The other day, I was surfing social media where an artist posted this lonely, pathetic statement.

“I need a gallery!” the artist said.

Okay, there are so many things that are sad about this statement.  Let’s dig in, shall we?

1.   Few people in this day and age are going to come within 10 feet of anyone who “needs something.”  Especially not online.  Everybody has their own problems.

2.   Isn’t an adult posting something that says, “I need a gallery,” pretty much akin to a baby crying for a bottle?  The last thing anyone online wants is another baby.

3.   This statement is so typical of many artists who don’t know how to properly court galleries.  Is posting, “I need a gallery” suppose to make galleries leap out of the woodwork and come to your rescue?

4.   No one loves galleries more than me, but galleries really are the old model of the contemporary art world.  While many are hanging in there during these tough, changing times, the new internet model continues to chip away at brick and mortar establishments.

And yet, we’re still living in a time when many artists think that galleries are going to save them.  They’re waiting to be “discovered” by some entity that will swoop in, do all of their promotion, marketing, selling, processing and shipping, plus give them instant credibility and recognition in the process.

This remains very sad because even the most mediocre galleries are overwhelmed.  They’re stunned by their current workloads and astounded by all of the changes taking place due to the internet.  In short, many galleries are fighting for their lives.  Plus, long established art dealers are exhausted.  They’re running out of energy.

There simply aren’t enough brick and mortar galleries on the planet to accommodate all of the talented artists out there.  And even artists who are represented by galleries often feel slighted because their dealers may be focusing more attention on the “hot artist of the moment.”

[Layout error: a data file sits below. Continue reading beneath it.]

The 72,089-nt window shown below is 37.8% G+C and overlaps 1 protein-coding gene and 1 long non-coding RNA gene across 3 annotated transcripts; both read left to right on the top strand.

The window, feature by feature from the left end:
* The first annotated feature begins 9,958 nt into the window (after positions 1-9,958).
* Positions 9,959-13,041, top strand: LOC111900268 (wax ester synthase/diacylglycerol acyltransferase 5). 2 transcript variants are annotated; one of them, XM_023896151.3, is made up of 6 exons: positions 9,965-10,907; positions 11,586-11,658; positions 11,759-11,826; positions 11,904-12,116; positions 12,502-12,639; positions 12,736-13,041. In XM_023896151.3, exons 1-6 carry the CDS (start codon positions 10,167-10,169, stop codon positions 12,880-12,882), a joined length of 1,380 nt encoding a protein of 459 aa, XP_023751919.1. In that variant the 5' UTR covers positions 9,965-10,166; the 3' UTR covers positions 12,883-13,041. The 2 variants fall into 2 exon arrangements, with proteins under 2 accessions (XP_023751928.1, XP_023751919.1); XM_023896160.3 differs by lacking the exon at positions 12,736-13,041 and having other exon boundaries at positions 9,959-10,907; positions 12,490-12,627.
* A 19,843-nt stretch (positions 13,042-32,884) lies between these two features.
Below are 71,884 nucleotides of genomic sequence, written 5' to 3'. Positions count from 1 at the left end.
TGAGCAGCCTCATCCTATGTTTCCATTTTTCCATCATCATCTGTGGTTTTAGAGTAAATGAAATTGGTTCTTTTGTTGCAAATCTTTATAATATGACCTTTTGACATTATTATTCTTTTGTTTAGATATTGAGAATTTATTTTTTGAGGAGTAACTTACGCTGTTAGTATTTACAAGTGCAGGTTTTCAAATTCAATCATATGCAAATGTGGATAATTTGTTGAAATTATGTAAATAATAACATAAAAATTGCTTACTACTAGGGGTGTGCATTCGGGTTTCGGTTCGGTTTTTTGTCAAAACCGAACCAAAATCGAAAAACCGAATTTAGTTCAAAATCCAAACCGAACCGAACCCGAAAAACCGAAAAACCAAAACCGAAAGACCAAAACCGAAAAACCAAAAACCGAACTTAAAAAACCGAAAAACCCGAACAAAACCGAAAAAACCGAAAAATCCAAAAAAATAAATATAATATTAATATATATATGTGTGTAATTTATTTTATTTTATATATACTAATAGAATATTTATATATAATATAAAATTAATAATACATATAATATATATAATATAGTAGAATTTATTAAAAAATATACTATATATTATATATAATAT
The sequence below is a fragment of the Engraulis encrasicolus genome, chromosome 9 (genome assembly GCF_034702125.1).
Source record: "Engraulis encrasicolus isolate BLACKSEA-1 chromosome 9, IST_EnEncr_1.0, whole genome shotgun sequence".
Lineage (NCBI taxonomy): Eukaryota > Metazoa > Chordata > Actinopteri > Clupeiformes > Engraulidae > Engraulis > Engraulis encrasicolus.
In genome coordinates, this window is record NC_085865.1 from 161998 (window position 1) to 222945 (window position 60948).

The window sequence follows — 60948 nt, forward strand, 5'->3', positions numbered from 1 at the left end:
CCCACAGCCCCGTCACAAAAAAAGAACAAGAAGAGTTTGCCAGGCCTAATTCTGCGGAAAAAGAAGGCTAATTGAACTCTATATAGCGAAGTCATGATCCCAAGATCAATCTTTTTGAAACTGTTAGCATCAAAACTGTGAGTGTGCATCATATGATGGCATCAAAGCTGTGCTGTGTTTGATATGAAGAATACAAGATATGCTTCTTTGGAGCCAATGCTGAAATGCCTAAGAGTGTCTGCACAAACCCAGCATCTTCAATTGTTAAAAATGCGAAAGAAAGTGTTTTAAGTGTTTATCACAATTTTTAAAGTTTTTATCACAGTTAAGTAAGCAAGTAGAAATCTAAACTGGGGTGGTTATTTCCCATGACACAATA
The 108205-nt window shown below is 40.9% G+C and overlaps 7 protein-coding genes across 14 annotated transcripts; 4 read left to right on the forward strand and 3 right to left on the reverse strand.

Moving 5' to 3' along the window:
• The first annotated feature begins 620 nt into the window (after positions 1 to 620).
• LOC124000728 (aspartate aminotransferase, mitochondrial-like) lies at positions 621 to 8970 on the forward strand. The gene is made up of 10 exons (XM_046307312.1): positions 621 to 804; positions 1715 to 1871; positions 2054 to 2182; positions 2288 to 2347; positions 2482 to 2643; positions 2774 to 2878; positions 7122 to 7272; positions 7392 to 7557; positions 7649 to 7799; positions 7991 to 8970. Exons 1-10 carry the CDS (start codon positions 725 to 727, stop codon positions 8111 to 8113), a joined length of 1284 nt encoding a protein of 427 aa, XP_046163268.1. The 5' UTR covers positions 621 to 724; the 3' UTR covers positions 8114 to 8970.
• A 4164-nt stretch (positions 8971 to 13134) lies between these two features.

I’ve said this before and I’ll say it yet again.  I think most artists are far too passive.  They’re just not assertive enough.  There are so many artists out there who are waiting for that “wealthy collector” or that New York Times feature story or that art dealer to tap them on the shoulder at an opening and say …

“I MUST have you in my gallery!”

Guys … this is a FANTASY.  Sitting around and waiting for fantasies to happen only leads to frustration and despair.  Of course, this could happen to you, but why sit around and wait for this to happen? 

Artists today have got to learn to TAKE ACTION.  First off, let me write this equation …

Artist + social media page – personal website = hobby

In short, if you’re an artist who has a lovely, social media profile page, but no real, personal website … that means art is a glorified hobby for you. If you hope to be taken seriously as a professional artist these days, you MUST have a great website.  Period.  Personal websites that artists control are CRUCIAL and they’re very affordable these days.